Americans spend over 40 billion dollars every year taking care of their oral health, yet conditions like bad breath, gum disease, and tooth decay are incredibly common. Oralta is looking to change the paradigm of oral health by going beyond the symptom based treatment of today’s products. They’re doing this by targeting the oral microbiome, restoring balance between communities of good bacteria.
I sat down with Kishore Nannapaneni, Oralta’s CEO, to learn more about how Oralta is changing oral health.
How did you become interested in microbiome science?
My first job was as a plant scientist at DuPont Pioneer when they acquired Danisco and Genencor. These were both biotech companies working with bacteria, but DuPont didn’t have a bioinformatics staff, and I was put in charge of handling it. This was my first introduction to bacteria and fungi. I loved working with them. They’re much simpler organisms. Their genes have all been annotated, so it’s easy to work with and you can see the results really fast. It’s not like plants where the genomes have not been sequenced, and you can never completely sequence them. There’s a lot of uncertainties with the plant genomes because they’re large, have a lot of repeats, and a lot of transplants. The relative simplicity of working with bacteria made them incredibly interesting models to work with..
How did you go from working on the microbiome at DuPont to thinking about starting Oralta? And how did you and the team get together?
While I was working at DuPont, Denisco called and said they had started getting their own bioinformatics faculty. I couldn’t continue working with microbial bioinformatics anymore. I’d have to go back to my plant bioinformatics. So, I was looking for a job in microbial bioinformatics and was then hired at Bayer Crop Science where I met Patrick. I never had any problems with my teeth. Patrick, on the other hand, has had a lot of cavities, and he would complain about how he hated going to the dentist. Then, an idea came to us. We were identifying which bacteria helps plants grow better and helps them fight fungal diseases. Why can’t we do the same for the oral space? Because of the fact that I have good oral hygiene and somebody else doesn’t means that there is a good microbiome and a bad microbiome. If we could identify the bacteria in the good microbiome and put them in people with bad oral health, then we would be able to restore their oral health.
How did that idea become a company and what product are you focused on currently?
Our first product is for bad breath, and the reason we are going for bad breath first is because we can see efficacy in just two weeks. We have a unique formulation formatted as a chewable tablet. People can take it once in the morning and once in the evening after brushing their teeth, and the bad breath levels will drop really significantly in just two weeks. This is an easy way to go directly to the market and make a name for ourselves. We have plans to develop other products in the very near future for other common oral conditions.
What lessons did you learn transitioning into scientific entrepreneurship at IndieBio?
The biggest thing for me at IndieBio was the pace. You’re always working really hard, your peers are working very hard, and IndieBio has been very helpful in pushing us to reach our weekly milestones at a rapid pace. This was the most important thing for me apart from all the connections made through IndieBio and the workshops. For me, the most important thing is that IndieBio sets the pace, and it’s up to you to actually take it beyond the program and work with the same passion and pace.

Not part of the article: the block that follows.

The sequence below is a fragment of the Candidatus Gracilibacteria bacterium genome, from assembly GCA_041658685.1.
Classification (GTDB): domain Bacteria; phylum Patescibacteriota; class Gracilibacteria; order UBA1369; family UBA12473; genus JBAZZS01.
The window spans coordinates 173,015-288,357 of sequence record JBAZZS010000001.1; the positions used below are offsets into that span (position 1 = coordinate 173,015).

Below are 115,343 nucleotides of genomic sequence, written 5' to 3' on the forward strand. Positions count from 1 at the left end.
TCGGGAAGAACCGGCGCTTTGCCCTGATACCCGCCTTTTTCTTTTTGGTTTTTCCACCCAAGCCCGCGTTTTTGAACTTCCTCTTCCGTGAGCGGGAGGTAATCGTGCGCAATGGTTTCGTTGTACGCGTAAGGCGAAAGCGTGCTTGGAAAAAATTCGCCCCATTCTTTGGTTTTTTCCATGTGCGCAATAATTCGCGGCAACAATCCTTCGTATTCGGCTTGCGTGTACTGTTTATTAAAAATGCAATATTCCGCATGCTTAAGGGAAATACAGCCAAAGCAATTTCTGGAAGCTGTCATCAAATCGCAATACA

How do you think success is for Oralta a company can change the dental and oral care industry?
At this point, most other oral hygiene routines are only addressing the symptoms. For example, if you’re brushing your teeth, then you’re only reducing the biofilm and by the evening it grows back. It’s the same thing with mouthwashes, mint, and gum. They’re not addressing the root cause of oral diseases like tooth decay, gum disease, and bad breath. We are addressing the problem at the root. We’re trying to rebalance the oral microbiome from a diseased state to a healthy state. In the case of a bad breath, it’s caused by a bacteria releasing volatile sulfur compounds. Our chewable tablets will replace the odor-causing bacteria and replenish the mouth with good bacteria.
What are the big milestones that as a company you are looking to hit in the near future?
Our first product for bad breath is coming out in November 2018, and our second product for gum disease is coming out in Q2 of 2019. Lastly, our third product for tooth decay is coming in Q2 of 2019. Simultaneously, we are building an Oralta AI platform where we will be sequencing thousands of diseased and healthy microbiomes, which we will feed to a platform. The platform will then design the new generation of probiotics and therapeutics.
When you are talking about using the microbiome to design new therapeutics, how do you see this space of microbiome expanding in the future? Do you think it’s a new frontier of medicine?
There is an emerging body of evidence that suggests the role of the oral microbiome in systemic diseases like Alzheimer’s, oral cancer, cardiovascular disease, etc. This has already been established in the case of the gut microbiome. A lot of companies are already successful in the space where they’ve come up with therapeutics, and there’s an emerging body of evidence in the gut microbiome, the gut-brain access, etc. I think there is a great future for therapeutics in the microbiome space and specifically in the oral microbiome space. Our goal is to be the powerhouse of the oral microbiome space.